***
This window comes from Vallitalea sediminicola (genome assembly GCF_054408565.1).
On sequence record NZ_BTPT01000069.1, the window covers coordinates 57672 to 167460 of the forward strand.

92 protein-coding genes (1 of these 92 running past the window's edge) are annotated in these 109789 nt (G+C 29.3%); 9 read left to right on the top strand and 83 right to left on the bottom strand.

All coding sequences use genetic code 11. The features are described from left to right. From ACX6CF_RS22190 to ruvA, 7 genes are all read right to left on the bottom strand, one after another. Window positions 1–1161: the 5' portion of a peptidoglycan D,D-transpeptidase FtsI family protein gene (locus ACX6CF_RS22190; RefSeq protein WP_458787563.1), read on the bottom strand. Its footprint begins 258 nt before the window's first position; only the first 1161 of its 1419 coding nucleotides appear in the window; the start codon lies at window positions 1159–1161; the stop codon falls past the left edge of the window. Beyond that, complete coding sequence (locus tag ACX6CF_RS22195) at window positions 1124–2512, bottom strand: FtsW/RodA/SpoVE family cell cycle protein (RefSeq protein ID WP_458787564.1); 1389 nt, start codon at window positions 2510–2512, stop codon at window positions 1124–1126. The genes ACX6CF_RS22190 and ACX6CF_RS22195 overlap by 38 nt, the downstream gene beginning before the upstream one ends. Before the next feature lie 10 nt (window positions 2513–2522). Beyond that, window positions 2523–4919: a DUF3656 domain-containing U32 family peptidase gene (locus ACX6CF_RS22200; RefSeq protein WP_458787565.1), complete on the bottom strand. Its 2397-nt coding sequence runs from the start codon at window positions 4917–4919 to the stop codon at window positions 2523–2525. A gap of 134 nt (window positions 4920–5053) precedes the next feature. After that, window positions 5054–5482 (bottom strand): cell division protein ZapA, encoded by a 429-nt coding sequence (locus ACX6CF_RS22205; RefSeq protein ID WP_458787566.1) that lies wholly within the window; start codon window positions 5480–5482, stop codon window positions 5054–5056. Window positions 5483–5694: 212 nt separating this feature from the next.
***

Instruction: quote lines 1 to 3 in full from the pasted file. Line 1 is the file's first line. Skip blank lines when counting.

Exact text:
This window comes from Vallitalea sediminicola (genome assembly GCF_054408565.1).
On sequence record NZ_BTPT01000069.1, the window covers coordinates 57672 to 167460 of the forward strand.

92 protein-coding genes (1 of these 92 running past the window's edge) are annotated in these 109789 nt (G+C 29.3%); 9 read left to right on the top strand and 83 right to left on the bottom strand.